Sam looked down at his damned polished boot. Tried to feel through the soles. Felt nothing. “He’s… a dwarf, my lord.”
“Why so he is,” said Vetinari, savoring the irony. “At least, that is how he sees himself, and how some — though not all — of the city’s dwarves see him. It is how the watch has chosen to see him under your command, I know. But tell me, Sir Samuel, do you believe that the majority of the people of Ankh-Morpork see him so? The trolls, I am pleased to say, do not.”
“I, no, my lord, but — ”
“But, Commander? How do you believe they see him?”
“They — !” Sam tried to hold the thought in, threw his arms around it and tried to grapple it to the ground — the thought that he had thought numerous times, but purposefully turned away from, the way he’d sometimes turned away, as a beat copper, from the street justice meted out to rapists, child molesters and the like. He tried to hold the thought in, but didn’t quite succeed. “He’s…! They see him as — !” With his finger he pointed up at the Patrician’s seal, which was carved into the wall: it showed the coat of arms of Ankh-Morpork, and over it the crown of the absent king in whose stead the Patrician ruled.
“Do they, now?” Vetinari leaned back in his chair now, looking as close to healthy as he had since Vimes arrived. As close to happy as Vimes could ever remember. The nearest expression that Sam could think of was the death’s-head grin the Patrician gave when he won a game of Thud or commanded an execution. “Perhaps they do, Commander. Perhaps they do. But tell me: having taken the oath of this office, having sworn upon the Golden Throne to steward this city to the best of his ability in the king’s absence, can you imagine Captain Carrot Ironfoundersson ever doing anything but precisely that?”
Sam opened his mouth and closed it again. And this time, he left it closed. Vetinari was right, damn him. Sam could see it: Carrot serving as Patrician with all of the ruthless innocence with which he did absolutely everything else. It would never in a million years occur to him to take up the crown he had sworn to defend. And damn it, he’d do it damned bloody well. “No, my lord. I cannot see that.”
“Neither, Commander, can I.” A shudder passed through the man, the first sign since the conversation had begun that Vetinari was suffering at all. “There are many ways to rule effectively, Vimes — though I know that you understand that there are infinitely more ways to rule ineffectively. I flatter myself to think that my rule has served this city well — no, don’t say anything — but I can see, as I believe you can, that Captain Carrot’s approach too might be… efficacious.” The old man’s eyes drooped minutely. “And if it were not so, after all, he would have you to… keep the peace.”
“Yes, my lord,” Sam answered, not certain that he wanted to know precisely what he was agreeing with.
“Well, Commander,” said Vetinari, pushing himself up in his chair, “what an excellent suggestion you’ve made. I am so glad that we had this little chat.” His voice clearly bespoke dismissal, and so Sam stood. “If you could tell Drumknott to cancel my next appointment — Mr. von Lipwig with some new scheme, I believe. Your enthusiasm, Sir Samuel, has quite worn me out.”
“My lord,” answered Sam, concerned but relieved, and beat a hasty retreat.
As the door closed behind the dyspeptic Duke of Ankh — it still amused Havelock to think of the aggressively plebian Sam Vimes bearing that ancient title — the Patrician was not surprised to see it reveal a tall, skeletal figure, robed in black and carry a scythe. “Ah,” he sighed. Well, he thought, Vimes will ensure that my choice is known. And Drumknott will make sure that those… packages are delivered.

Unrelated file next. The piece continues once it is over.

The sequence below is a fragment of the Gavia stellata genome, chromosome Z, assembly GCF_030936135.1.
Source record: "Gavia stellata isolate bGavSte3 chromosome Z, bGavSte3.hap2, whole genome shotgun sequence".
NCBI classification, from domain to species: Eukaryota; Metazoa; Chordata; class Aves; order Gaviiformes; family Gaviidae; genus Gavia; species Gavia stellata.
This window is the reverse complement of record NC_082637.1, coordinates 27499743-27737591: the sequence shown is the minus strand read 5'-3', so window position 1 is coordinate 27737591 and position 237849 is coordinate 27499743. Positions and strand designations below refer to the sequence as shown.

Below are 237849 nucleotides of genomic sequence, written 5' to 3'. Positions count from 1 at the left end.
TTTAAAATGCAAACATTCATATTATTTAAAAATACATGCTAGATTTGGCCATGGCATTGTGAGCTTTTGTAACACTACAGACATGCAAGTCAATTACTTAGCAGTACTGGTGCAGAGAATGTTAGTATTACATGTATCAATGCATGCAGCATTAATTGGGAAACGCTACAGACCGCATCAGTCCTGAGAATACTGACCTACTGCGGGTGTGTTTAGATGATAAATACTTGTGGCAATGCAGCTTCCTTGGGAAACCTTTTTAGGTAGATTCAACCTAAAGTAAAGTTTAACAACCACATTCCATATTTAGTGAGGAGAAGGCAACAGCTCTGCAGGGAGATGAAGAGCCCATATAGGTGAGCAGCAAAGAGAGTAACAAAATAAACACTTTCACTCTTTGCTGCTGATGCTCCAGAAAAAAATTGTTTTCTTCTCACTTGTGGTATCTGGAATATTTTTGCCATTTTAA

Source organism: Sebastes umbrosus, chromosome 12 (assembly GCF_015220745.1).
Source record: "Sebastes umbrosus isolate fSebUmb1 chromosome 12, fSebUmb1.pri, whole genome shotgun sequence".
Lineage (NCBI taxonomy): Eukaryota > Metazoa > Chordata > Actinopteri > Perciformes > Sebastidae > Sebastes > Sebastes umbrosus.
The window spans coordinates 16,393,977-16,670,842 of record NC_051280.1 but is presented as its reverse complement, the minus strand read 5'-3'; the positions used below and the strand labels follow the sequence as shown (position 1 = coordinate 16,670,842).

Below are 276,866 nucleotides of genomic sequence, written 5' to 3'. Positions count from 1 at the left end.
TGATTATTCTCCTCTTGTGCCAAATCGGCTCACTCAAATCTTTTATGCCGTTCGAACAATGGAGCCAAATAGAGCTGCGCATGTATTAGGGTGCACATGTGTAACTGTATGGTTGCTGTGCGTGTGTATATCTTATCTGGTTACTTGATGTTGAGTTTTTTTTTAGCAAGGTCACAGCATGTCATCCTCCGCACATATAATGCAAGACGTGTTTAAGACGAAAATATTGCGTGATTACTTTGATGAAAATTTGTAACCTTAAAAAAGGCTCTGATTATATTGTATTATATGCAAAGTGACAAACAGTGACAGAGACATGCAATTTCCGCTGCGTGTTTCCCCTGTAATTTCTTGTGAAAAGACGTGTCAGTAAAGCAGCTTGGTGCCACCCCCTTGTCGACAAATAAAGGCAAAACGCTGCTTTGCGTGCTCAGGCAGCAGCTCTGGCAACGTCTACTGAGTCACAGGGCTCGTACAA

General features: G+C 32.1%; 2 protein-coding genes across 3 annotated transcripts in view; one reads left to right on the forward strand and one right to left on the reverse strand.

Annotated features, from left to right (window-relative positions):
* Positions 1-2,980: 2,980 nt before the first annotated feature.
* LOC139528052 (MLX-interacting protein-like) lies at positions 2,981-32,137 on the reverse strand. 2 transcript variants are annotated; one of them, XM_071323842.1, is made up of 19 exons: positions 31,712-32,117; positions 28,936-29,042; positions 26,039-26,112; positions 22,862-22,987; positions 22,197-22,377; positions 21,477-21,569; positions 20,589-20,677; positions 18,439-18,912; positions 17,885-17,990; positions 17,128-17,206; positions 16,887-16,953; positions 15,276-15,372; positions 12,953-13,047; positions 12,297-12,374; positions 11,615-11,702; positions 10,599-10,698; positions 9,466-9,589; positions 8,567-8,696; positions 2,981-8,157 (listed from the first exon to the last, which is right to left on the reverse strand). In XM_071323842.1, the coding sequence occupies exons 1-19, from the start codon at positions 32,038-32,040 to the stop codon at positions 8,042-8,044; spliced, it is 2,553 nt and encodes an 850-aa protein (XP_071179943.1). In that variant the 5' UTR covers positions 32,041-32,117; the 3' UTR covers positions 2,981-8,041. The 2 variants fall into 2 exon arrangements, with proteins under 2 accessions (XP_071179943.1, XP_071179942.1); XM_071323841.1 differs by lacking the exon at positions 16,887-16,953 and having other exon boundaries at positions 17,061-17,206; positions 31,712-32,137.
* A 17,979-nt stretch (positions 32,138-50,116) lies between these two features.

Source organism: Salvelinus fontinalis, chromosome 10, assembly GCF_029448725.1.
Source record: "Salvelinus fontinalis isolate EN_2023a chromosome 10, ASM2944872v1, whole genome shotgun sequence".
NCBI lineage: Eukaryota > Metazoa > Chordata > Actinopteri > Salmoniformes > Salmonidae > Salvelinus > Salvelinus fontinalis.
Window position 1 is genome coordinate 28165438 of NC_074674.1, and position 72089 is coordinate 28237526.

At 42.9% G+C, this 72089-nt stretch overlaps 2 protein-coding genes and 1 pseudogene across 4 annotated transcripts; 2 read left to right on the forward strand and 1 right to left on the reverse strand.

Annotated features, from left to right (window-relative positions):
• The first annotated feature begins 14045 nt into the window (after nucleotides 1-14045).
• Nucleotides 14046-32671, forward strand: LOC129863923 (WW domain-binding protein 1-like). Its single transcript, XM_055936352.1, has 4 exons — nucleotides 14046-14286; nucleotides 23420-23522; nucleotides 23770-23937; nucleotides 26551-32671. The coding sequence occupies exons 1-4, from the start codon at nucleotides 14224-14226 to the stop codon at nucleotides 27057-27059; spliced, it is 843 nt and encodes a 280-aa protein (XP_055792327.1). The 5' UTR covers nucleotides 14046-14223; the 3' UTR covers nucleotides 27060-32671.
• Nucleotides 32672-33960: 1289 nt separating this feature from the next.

Good morning, Havelock Vetinari, the gaunt figure rumbled echolessly.
“Good morning,” Vetinari said, finding that he was almost relieved. “So, it is my time.”
Is it? asked Death, looking almost sheepish. I am afraid that I cannot tell.
“You… cannot?” Vetinari sat up straighter.
No. The figure drew an hourglass out of its robes. Your life timer seems to be… stuck.
As Vetinari watched, the sand in the hourglass flowed downward — as one would expect — but then inexplicably slowed and began to flow backward, up into the upper half again. The Patrician was pleased to feel himself somewhat… Well, not better, but not as ill, certainly. “Does this happen often?”
I won’t say never, said Death, but certainly not often.
“I’m sorry,” Vetinari said, “but did you say ‘orphan’?”
No, answered Death with an aggrieved sigh. 'Often.' With a ‘t’.
“Ah,” said Vetinari, leaning forward and steepling his fingers once more. “And have you any theories as to why it should act so in this circumstance?”
None, I am afraid. Have you?
“Possibly,” the Patrician murmured as the sand continued to fly upward. “It may be what the wizards call a quantum thing. Does that make sense to you?”
Not particularly, said Death. However, it does not concern me overmuch. I am certain that you, like all mortals, will be mine eventually to usher through the Dark Door.
Havelock was now feeling positively brimming with — well, again, not health, but at the very least, the lack of imminent mortality. “Do you know,” he chortled, a sound that he knew would send rats scuttling into the walls, “it is quite a pleasure to speak with someone who shares my worldview.” He gave Death a brief, respectful nod of the head.
Likewise. Death nodded back. He then looked at the hourglass; while the flow seemed to be slowing again, it was continuing to move upward. Well, Havelock Vetinari, now does not seem to be your time after all. Until we meet again. And with that, he vanished, as if he had never been there at all.
“Until we meet again,” said the Patrician. He sat for a moment, contemplating everything from his conversation with Sir Samuel to the appropriation for new street cobbles down where they’d rioted over the new curb painting program in The Shades last month (Soft ones, this time, please, the note had said) to Lady Margolotta’s latest invidious move in their on-going game of Thud — really, if she kept this up, Havelock might have to marry her, vampire or not.
Death he did not spare a second thought.
Once his mind was once more in order, he gathered himself, made sure that his desk was properly arrayed, and called out, “Drumknott!”
In case anyone's actually concerned, yes, I am still working on the conclusion of Third Person Singular!